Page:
Someone quoted my previous post, then asked the question, “Are you saying that ED gets better for men after prostatectomy?” I saw this just before going out to lunch, and said to myself that, first of all I thought the answer to this was well known, but secondly that this question deserves a well-thought response…which I would do after lunch.
Upon return, I see that the poster has since returned and deleted that post/question, but in the spirit of “there are no bad questions,” I will give a (perhaps shorter) response to the now absent question…
“Are you saying that ED gets better for men after prostatectomy?”
Yes, absolutely. ED recovery is different on an infinitely-varying scale case-by-case, but I will speak to the well-understood, well-documented general trend which most medical descript
ions of the post-surgery experience align with. Moreover, and perhaps equally as important, it aligns closely with the personal (albeit anecdotoal) experiences of many here at HW/PC
First and foremost, the most obvious determinant of postoperative ED is the preoperative potency
status. It’s not going to get better after RP; and there are other factors which affect ED (broad topic; another day)…but high level is that if you had ED before surgery, that’s something that doesn’t improve. The other somewhat obvious factor is nerve-sparing
; someone who did NOT have nerve sparing surgery is immediately subject to a much higher stack of issues. For the rest of this discussion, I’m really talking about
nerve-sparing cases (such as Subdenis would likely have).
Second is the understanding that some men never
recover erectile function from treatment even with meds…although (ultimately) a mechanical implant (another surgery) can simulate functionality (another broad topic for another day). The recovery CAN be influenced by the experience level of the surgeon
due to the highly technical nature of RP, BUT broad randomness
(rather, unidentified/unassigned causes) appears to be a greater factor because plenty of patients from very experienced surgeons experience extended or complete ED…it’s fact, though, that this happens more frequently with less experienced surgeons. Choose an experienced surgeon
to stack the controllable odds in your favor for the best possible outcome. Period.
Finally, to the main point of the question, ED generally gets better after a post-PR recovery period. The recovery period varies like an impulse decaying function. Not to geek out too much, but our electrical engineering 101 textbooks provide similar graphical representations where the x-axis is time, but the y-axis is erectile funcationality. (See THIS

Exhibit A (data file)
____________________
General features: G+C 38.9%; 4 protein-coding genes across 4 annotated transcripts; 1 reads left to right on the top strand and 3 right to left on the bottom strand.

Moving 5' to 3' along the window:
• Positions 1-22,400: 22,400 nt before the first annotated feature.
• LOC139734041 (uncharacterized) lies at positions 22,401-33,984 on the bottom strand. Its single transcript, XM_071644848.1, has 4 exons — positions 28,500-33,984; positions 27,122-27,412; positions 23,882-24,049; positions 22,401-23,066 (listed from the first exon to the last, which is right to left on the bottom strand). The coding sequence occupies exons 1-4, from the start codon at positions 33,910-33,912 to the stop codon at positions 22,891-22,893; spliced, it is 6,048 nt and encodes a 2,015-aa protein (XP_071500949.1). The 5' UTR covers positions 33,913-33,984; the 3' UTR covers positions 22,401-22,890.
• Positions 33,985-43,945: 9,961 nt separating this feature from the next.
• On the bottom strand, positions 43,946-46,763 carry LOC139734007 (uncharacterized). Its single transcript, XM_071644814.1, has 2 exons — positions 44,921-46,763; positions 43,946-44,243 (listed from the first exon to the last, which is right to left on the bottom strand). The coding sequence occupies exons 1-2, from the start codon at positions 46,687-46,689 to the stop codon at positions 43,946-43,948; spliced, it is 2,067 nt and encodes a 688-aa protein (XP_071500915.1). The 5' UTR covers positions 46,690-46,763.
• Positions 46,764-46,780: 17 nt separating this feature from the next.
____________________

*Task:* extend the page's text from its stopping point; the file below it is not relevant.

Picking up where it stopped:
) There is an impulse (surgery) and immediate response (ED), some recover functionality in weeks, others months, most within a couple years
(and some never, as mentioned). [Some may argue with the use of this impulse response chart as a visual description…I think it’s a pretty good visual description, but I’ll point out one key difference influenced by the first factor which I talked about above, which is that the level of erectile function after RP rarely (never) returns to the same pre-surgery level…it’s going to be at least a little worse. Might be functionally similar, but not as good.
Why is this 3rd point true? There is actual physical recovery
which takes place. There is, for example, mechanically induced nerve stretching that may occur during prostate retraction, thermal damage to nerve tissue caused by electrocoagulative cautery during surgical dissection, injury to nerve tissue amid attempts to control surgical bleeding, and local inflammatory effects associated with surgical trauma. Different, "newer" surgical techniques
can help to reduce some of these contributors (and there is continuous process improvement in surgical techniques), but no technique completely eliminates them. For example, lower heat energy—most obviously from cauterization, but also simply from the laparoscopic lighting techniques—is understood to result in better outcomes.
OK, got a little longer than I thought in response to the question which was deleted…but if someone stepped forward to ask the question (even though they then deleted it), then that tells me that there are probably many others who are thinking the same question and afraid to ask. Don't be ashamed to ask. No dumb questions.
Time to disconnect! Adios, have a great weekend...!
Post Edited (NKinney) : 12/8/2017 12:07:57 PM (GMT-7)